2011 Spring Australia Erin Shetron External Programs

Moreton Bay

This weekend, some fellow Americans and I took a trip with our IFSA-Butler group to Moreton Bay. I had been looking forward to this day for weeks. All the pictures from Google had confirmed that this adventure was truly going to be one of the most exciting, beautiful days of our stay here in Oz. The pictures showed white beaches, clear water, and non-threatening, man-made ship wrecks just off the coast around which we’d be snorkeling. Perfection.

The day’s events turned out a little different from I’d expected. My image of snorkeling had come from the experience I’d had in Cancun when I was in 8th grade. We were taken by boat out onto the clear, shallow water. We lowered ourselves into the water from the back of the boat, swam around, went “ooo” and “aahh” at the brightly colored fishies, swam back to the boat, and called it a day. Cake.

This snorkeling experience was not at all like that. A group of us plunged into the bay, tested our flippers, goggles, and snorkels, and were then guided out to the half-sunken boats. About half way out, I started to get nervous. First of all, I forgot that hearing yourself trying to breathe through a tube under water can sound like more of a struggle than it actually is, and it’s creepy. Second of all, the water was deep. And it was dark. And I couldn’t see more than a foot in front of me when I lowered my head into the water, but that was the most comfortable way to swim. Third of all, when we finally made it out to the ships, I not only cut my finger on one of the ships, but it was also “that time of the month” for me.

Why did I just share that? Well, the point is that just after cutting my finger, as we were flippering around, we found out there was a shark in the water. A SHARK. There I was, already wanting to make a b-line for the shore, bleeding out of my finger and who knows where else, and there was a shark in the water. I held up my finger for the guide to see. “Eh, just keep that hand out of the water, you’ll be alright! These sharks won’t eat ya, they’ll just bite ya!”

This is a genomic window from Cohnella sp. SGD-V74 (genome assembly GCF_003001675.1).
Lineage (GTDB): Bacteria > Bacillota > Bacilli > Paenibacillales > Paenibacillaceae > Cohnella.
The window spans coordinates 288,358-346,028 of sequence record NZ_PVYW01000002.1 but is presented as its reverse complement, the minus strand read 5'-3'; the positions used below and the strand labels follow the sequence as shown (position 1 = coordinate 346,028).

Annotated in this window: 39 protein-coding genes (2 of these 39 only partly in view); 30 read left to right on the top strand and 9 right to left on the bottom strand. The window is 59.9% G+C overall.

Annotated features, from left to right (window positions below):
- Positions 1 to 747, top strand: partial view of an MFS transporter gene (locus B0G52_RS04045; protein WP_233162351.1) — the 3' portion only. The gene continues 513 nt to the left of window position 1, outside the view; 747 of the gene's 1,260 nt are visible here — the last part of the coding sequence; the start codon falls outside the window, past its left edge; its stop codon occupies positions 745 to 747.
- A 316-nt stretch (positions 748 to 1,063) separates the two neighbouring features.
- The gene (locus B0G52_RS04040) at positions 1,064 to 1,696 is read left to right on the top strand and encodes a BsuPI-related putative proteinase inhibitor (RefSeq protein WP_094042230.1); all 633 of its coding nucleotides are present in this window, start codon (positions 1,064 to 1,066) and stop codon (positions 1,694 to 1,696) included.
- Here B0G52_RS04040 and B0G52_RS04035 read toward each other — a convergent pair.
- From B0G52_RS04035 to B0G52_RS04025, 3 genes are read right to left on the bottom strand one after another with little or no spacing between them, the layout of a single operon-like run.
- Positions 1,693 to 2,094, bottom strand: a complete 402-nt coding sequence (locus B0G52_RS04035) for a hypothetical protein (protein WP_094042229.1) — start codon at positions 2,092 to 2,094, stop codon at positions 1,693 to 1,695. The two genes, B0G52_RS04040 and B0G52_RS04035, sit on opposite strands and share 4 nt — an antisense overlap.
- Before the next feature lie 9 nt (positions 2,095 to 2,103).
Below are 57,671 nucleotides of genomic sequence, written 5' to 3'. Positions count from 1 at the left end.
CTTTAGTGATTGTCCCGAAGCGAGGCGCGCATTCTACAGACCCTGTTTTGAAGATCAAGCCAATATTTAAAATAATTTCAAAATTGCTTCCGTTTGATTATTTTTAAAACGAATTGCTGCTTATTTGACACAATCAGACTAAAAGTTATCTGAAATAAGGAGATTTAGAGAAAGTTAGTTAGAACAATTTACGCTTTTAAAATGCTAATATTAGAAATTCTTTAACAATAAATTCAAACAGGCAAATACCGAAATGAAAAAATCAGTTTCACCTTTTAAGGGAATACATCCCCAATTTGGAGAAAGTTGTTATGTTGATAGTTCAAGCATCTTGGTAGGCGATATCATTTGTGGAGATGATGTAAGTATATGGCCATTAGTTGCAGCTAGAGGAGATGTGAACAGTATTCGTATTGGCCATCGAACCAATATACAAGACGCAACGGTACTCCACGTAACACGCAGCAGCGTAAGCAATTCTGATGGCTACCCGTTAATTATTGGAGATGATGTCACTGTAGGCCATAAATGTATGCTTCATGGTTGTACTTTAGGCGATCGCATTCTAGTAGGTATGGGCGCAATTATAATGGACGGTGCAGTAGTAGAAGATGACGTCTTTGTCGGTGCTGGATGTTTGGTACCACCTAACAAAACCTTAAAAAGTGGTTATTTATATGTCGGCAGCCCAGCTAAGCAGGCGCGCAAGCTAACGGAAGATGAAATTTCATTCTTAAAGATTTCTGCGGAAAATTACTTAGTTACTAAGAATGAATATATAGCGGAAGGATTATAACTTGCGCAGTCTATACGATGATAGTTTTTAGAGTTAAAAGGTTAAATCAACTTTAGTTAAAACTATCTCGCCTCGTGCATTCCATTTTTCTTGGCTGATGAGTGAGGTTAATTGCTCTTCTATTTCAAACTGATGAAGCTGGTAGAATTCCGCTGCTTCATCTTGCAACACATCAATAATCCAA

…WHAT? If I haven’t already admitted to crying in this blog, I’ll do it now. I started to whimper like a baby. Of course, once the guides saw me genuinely start to panic, they stopped joking around (for the most part) and assured me I’d be just fine. One of them even promised me a band-aid for my finger once we got ashore.

Obviously, I made it back to the beach in one piece. No, I didn’t ever see the shark (I didn’t even look in the water after that), but yes, I did see some cool fish- mostly little yellow ones. After snorkeling we ate Subway sandwiches on the beach, found a starfish while swimming (this time only where I could touch the bottom), and went sand-boarding in what Moreton Island has named “The Desert.

For those who don’t know, sand boarding is when you get what looks like a skateboard without trucks or wheels, wax the bottom of it, lay on your belly, and go careening down an enormous and steep hill of sand. It. Is. AWESOME. And, if you lay on the board just right, you don’t even get sand in your face! There were lots of people and only so many boards, and the walk back up the sand dune was just short of impossible, so I only ended up going once. Still, it was the highlight of the day. The hill we sand-boarded down is in the picture, the one to the right that is behind the first stretch of sand but in front of the far line of trees.

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